Coming to this realization, I worried that maybe I had held back for too long, and would never experience growth in running again. (Just the other day, as I struggled up a hill around mile three of my run, I said to Matt, with wry amusement, "Remember when I used to run marathons?")

So, I have this virtual 12k I'm excited about. I'm already late in completing it, but I've at least started building some mileage. When I completed my 5-miler last Monday, it was the longest I'd run since early March, when I ran six miles with a friend. My knees and quads really felt it.

This week, I ran another five. I was tempted to stop halfway through because the first lap was tough, but after a break to ditch my vest and use my inhaler, I found the second lap felt much easier and I finished feeling proud of what I'd accomplished.

The first run was fully flat and sunny toward the end; the second was a little hillier and super rainy.

I'm remembering that my body can do a lot more when I bother to put in the effort. What a no-brainer, huh? There's a mentality among athletes that you should push yourself to the point of punishment, and I find that mindset to be dangerous, but there is a healthy way to challenge yourself, and I am remembering how to do that and why I enjoy it.

I had forgotten the sense of accomplishment and confidence that comes after completing a difficult run. I had forgotten the little muscle tingles and aches after the cool down, and the way your body reminds you that you've done something tough.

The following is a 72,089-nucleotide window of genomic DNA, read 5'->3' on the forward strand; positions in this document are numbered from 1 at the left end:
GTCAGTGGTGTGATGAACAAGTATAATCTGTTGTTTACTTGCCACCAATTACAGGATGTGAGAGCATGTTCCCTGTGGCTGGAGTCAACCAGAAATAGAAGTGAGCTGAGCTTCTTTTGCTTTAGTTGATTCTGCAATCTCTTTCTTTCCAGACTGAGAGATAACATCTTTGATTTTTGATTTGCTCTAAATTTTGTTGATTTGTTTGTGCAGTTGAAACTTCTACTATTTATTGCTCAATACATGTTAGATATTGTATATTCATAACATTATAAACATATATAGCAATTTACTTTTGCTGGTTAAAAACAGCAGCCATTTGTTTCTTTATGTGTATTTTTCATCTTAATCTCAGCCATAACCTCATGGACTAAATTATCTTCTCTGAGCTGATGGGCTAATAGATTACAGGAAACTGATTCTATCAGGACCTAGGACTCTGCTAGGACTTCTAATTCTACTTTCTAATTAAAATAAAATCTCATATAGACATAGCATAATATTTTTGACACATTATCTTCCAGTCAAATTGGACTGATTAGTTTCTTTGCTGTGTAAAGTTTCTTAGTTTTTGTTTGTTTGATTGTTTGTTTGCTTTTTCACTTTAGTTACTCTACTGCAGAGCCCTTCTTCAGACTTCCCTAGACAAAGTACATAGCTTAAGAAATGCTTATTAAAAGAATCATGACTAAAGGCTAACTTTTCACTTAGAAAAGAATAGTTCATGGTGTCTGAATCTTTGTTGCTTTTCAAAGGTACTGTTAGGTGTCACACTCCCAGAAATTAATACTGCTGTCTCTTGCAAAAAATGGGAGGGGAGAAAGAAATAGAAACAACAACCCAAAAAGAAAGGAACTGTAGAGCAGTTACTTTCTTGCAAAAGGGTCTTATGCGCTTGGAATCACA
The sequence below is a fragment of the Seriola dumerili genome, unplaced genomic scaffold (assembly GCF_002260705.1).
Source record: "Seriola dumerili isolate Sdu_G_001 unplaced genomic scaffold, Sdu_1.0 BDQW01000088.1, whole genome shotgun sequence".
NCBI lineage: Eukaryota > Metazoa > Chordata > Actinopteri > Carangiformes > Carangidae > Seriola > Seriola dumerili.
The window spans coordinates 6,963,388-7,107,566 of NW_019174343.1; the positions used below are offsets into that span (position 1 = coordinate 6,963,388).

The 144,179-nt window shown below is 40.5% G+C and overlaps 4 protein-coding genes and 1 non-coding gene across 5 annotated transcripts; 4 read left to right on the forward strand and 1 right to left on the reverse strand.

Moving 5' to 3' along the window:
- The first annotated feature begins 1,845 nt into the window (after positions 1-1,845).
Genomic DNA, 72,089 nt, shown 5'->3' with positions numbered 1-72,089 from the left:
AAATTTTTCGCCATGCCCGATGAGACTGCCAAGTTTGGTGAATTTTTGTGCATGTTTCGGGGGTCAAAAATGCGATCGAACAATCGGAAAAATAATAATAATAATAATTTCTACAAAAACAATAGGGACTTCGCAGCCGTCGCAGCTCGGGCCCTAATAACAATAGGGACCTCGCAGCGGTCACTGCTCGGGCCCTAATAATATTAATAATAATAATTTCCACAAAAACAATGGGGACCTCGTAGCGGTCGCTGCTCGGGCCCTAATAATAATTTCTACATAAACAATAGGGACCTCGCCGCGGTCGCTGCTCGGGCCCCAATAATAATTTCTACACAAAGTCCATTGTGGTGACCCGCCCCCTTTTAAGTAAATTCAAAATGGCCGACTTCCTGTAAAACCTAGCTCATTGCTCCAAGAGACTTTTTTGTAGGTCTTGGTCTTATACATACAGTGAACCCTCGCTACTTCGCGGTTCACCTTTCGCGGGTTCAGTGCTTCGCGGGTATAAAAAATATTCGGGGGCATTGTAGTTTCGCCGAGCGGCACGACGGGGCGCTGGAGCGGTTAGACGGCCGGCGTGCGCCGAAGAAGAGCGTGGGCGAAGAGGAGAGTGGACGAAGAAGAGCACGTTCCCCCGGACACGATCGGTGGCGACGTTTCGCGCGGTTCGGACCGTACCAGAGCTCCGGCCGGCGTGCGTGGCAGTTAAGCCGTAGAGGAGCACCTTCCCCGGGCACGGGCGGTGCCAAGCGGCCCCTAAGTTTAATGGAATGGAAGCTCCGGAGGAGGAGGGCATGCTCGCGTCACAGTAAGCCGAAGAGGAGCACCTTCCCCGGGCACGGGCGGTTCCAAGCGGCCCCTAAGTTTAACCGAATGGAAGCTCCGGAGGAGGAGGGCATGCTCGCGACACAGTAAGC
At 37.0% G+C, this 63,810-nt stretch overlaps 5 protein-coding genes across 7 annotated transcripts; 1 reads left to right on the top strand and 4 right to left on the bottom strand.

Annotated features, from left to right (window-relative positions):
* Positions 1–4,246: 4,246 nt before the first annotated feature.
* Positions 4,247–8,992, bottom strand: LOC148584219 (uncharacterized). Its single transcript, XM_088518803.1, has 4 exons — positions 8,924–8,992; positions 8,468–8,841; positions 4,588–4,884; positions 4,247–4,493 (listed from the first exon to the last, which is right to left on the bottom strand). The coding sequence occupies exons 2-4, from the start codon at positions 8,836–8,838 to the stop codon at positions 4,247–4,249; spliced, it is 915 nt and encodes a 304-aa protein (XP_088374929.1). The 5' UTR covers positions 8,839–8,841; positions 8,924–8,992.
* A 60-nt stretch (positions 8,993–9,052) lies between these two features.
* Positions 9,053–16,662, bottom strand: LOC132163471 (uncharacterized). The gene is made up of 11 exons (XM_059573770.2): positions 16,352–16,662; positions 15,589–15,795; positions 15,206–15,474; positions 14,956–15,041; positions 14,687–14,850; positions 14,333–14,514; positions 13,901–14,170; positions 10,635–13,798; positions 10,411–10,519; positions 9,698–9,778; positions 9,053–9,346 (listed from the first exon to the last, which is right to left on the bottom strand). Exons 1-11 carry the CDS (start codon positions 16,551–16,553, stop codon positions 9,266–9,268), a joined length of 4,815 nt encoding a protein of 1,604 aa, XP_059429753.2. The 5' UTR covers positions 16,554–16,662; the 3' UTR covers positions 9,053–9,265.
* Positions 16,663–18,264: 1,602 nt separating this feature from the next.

I realize that I had kind of resigned myself to no longer being a distance runner, but now I know I was just taking a break and I can take on challenges again if and when I want to.

Super happy!

I am still happy to run for the joy of it, but maybe pushing limits can be part of the joy once in awhile.

ABK

Friday, October 9, 2020

In Which I Explore my Childhood Wish to Live in a Hollowed Out Tree

When I was in 4th or 5th grade, there were two extremely popular books about kids learning to live in the wilderness. One was Hatchet, which is about a boy who survives a plane crash and has to stay alive until rescuers come.


I had no idea when I first read MSotM that it was the less well-known of these two fairly similar books. I always preferred it, but as an adult I've found fewer people know of it than Hatchet. When I explain its premise, they may vaguely remember it.

MSotM got under my skin, though. It stuck with me. It follows Sam, a preteen who chooses to leave his nice suburban home* and go live in the woods for some reason. I'm not clear on why, exactly, but I remember that he hollows out a dead tree to live in and trains a falcon to be his friend.

I wanted to be Sam.

As I got older, my obsession with Sam and his hollowed out tree faded, but never entirely died out. I always felt a pull in my gut leading me to mountains and forests. I always felt the most relaxed, inspired, and joyful surrounded by trees, but to say a favorite book from childhood planted that seed never dawned on me.